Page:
Conflict Alerts # 73, 23 April 2020
In the news
On 18 April, 15 prominent pro-democracy activists in Hong Kong were arrested, sending shockwaves not only within Hong Kong and among China-watchers but also incurring strong reactions across the globe.
The arrests came even as Hong Kong, China and much of the world have been in lockdown in view of the COVID-19 pandemic. The spectacular pro-democracy upsurge in Hong Kong (that was there since June 2019) had already been suspended in view of the COVID scare.
Issues at large
Those arrested were charged with having taken part in "unlawful assemblies" as part of the protests which was sparked by an extradition bill. Now-abandoned, the bill was widely viewed as a major assault on the rule of law and caving into Beijing's diktat.
The 15 includes some of the most respected and prominent figures in Hong Kong's political life. Martin Lee Chu-ming, one of the senior-most barristers, has been campaigning for democracy and human rights since the 1980s. He had, in fact briefly been one of the only two pro-democracy figures on the committee set up in the late 1980s to draft the 'Basic Law.' The 'Basic Law' is Hong Kong's mini-constitution guiding the former British-ruled territory's governance after its handover to Chinese sovereignty in 1997. Margaret Ng Ngoi-yee is another barrister and former legislator who has been campaigning for democracy for decades. Jimmy Lai Chee-Ying is an entrepreneur and founder of a media company that has cast its lot with the democracy camp. Others include trade unionists and activists who have long been thorns in the side of the Hong Kong establishment, opposing the tycoon-government nexus.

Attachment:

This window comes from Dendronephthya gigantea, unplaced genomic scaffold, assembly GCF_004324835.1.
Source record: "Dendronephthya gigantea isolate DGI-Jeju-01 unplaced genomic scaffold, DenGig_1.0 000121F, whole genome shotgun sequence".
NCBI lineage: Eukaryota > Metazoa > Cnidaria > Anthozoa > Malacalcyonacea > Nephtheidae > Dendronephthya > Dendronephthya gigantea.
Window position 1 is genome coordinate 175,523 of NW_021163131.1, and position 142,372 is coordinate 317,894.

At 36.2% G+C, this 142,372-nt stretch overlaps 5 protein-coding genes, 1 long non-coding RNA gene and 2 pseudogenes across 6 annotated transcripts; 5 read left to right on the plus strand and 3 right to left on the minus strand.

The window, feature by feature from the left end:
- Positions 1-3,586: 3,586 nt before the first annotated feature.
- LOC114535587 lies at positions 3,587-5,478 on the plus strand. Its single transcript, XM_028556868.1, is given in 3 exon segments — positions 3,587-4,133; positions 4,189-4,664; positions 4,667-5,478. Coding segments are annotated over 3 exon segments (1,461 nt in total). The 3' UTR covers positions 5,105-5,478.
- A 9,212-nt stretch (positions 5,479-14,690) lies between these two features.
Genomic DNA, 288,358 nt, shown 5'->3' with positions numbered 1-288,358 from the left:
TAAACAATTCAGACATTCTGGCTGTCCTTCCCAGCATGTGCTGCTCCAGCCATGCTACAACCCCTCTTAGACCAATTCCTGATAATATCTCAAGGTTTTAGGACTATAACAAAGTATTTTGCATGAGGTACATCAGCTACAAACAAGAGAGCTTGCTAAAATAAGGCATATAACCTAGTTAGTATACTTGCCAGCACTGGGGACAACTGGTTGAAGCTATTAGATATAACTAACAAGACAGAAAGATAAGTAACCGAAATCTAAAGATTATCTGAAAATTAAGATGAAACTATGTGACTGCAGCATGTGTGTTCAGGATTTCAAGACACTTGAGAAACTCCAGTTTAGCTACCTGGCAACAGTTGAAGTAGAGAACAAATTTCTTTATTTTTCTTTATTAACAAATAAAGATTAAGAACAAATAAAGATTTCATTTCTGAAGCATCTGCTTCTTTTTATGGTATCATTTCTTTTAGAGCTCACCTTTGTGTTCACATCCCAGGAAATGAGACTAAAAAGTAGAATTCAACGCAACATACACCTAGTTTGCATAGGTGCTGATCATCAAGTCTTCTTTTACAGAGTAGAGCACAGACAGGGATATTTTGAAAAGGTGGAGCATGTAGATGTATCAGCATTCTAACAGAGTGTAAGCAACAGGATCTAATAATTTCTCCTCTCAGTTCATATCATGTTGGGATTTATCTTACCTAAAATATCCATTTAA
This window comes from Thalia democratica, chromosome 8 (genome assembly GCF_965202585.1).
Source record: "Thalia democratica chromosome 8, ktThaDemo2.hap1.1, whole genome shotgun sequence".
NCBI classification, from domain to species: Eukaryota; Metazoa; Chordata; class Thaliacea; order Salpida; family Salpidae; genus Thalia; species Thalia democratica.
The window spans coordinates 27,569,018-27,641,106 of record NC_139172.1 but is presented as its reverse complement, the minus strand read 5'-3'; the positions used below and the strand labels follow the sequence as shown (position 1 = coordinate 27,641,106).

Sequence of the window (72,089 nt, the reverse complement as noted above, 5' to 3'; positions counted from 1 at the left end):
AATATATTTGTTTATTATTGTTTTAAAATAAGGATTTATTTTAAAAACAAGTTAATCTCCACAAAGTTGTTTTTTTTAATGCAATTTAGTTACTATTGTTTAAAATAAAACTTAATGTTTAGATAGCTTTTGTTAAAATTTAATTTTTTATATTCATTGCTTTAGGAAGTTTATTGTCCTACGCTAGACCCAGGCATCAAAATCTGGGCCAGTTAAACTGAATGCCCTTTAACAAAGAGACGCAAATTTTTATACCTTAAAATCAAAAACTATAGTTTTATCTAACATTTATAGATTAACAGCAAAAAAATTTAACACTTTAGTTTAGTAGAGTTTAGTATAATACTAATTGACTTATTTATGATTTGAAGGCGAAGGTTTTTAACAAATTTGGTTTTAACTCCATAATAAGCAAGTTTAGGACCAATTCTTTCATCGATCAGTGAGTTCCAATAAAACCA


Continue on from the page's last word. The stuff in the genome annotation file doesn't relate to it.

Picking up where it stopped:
Prominent Western politicians including Hong Kong's last British governor Chris Patten immediately denounced the latest action, as did the International Bar Association, International Commission of Jurists, Human Rights Watch and other bodies.
Patten and Sophie Richardson of Human Rights Watch saw in it another step towards burying the "one-country, two-systems" formula that had been promised to Hong Kong prior to the handover.
Although it may be tempting to dismiss the 15 arrested as of yesterday's activists, the fact that the regime moved on them after all these months shows the clout they command. The actions are certain to be seen as a red rag by the pro-democracy camp.
It is yet another cynical display of raw power on the part of Xi Jinping regime in Beijing. The way it has been dealing with the Turkic peoples in Xinjiang, the COVID-19 crisis and Hong Kong, underline its willingness to ride roughshod over established processes in having its way.
N Jayaram is an independent journalist currently based in Bangalore after having worked with the Press Trust of India news agency for 15 years, including as its Beijing correspondent (1988-94) and with Agence France-Presse news agency's Asia-Pacific operations in Hong Kong for 11 years until 2006, when he took time off to study human rights law (LLMHR) at the University of Hong Kong.